# Berlin 2014 – wissenschaftliches Programm

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# AGPhil: Arbeitsgruppe Philosophie der Physik

## AGPhil 7: Quantum-Classical Divide V

### AGPhil 7.2: Vortrag

### Freitag, 21. März 2014, 14:45–15:15, SPA SR22

**The Quantum-Classical Divide and the Kochen-Specker Theorem: A Case for the Nonlocality of Time?** — •Martin Schüle — IHPST, 13, rue du Four 75006 Paris

In quantum physics, the properties of two systems can exhibit long-range correlations although there is no direct contact between the systems. Bell's analysis of the situation led to his famous no-go theorem which says that it is not possible to introduce additional variables that would explain these correlations. The additional variables must thereby satisfy certain intuitive constraints such as "locality". The impossibility of such a "hidden" or additional variable theory thus firmly established the issue of nonlocality in physics and philosophy of physics, which may be seen as a central characteristic of the quantum-classical divide.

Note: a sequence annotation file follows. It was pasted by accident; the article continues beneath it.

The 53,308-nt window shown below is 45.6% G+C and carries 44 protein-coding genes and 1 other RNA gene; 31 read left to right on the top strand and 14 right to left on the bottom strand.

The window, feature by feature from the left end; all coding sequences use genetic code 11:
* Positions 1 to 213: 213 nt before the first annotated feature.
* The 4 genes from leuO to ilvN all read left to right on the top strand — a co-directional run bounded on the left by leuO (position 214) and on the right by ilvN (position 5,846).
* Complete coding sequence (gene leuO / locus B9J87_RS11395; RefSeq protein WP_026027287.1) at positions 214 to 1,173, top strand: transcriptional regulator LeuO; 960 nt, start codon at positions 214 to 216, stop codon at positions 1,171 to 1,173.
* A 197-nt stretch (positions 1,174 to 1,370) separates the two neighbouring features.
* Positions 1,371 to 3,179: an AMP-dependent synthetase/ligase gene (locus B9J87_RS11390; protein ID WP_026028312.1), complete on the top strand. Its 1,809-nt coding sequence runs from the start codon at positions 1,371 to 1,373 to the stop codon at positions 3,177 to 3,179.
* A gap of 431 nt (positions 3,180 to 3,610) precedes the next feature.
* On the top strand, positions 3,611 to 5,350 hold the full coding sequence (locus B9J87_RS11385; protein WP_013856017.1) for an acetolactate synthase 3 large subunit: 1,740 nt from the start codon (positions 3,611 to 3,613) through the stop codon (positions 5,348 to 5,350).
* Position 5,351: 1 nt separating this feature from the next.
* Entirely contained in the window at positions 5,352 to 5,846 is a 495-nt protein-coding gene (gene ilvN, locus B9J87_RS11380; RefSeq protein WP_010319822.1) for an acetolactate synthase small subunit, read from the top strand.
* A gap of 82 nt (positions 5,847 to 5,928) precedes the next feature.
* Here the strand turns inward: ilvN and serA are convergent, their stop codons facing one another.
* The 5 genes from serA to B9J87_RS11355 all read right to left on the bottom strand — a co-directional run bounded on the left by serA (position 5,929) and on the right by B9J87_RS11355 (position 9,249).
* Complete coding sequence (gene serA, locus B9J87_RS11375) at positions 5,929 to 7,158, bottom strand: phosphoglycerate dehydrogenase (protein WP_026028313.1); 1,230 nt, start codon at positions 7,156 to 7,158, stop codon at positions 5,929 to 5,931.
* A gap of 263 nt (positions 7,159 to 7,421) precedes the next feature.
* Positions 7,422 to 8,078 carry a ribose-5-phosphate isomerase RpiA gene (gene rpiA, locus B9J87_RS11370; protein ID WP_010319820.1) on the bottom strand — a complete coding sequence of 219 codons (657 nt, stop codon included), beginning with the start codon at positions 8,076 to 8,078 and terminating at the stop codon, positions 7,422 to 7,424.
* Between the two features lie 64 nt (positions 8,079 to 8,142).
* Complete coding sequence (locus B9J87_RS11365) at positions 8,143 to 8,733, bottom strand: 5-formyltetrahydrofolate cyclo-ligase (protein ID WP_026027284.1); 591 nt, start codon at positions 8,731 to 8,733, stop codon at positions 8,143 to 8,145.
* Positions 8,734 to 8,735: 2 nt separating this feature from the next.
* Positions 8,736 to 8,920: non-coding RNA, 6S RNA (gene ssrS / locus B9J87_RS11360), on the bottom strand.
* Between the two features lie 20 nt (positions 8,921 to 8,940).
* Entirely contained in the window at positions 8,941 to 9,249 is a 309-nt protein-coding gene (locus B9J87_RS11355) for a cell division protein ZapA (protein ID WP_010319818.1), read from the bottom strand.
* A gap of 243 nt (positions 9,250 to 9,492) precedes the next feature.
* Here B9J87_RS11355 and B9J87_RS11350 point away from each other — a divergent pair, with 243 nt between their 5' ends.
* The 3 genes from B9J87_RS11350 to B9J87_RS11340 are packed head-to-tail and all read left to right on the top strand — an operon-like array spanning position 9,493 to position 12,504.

In my contribution, I will discuss the no-go theorem by Kochen and Specker and claim that it is in a certain sense more fundamental than Bell's theorem, providing some evidence that Bell's theorem is historically and conceptually based on the Kochen-Specker theorem. Interpreted this way, the Kocher-Specker theorem does not only allow for a Bell-type argument implying nonlocality in space, but possibly also "nonlocality" in time, that is, correlations between time- like separated events that cannot be causally connected. I will then discuss some experimental evidence of this "nonlocality" and its conceptual and philosophical implications.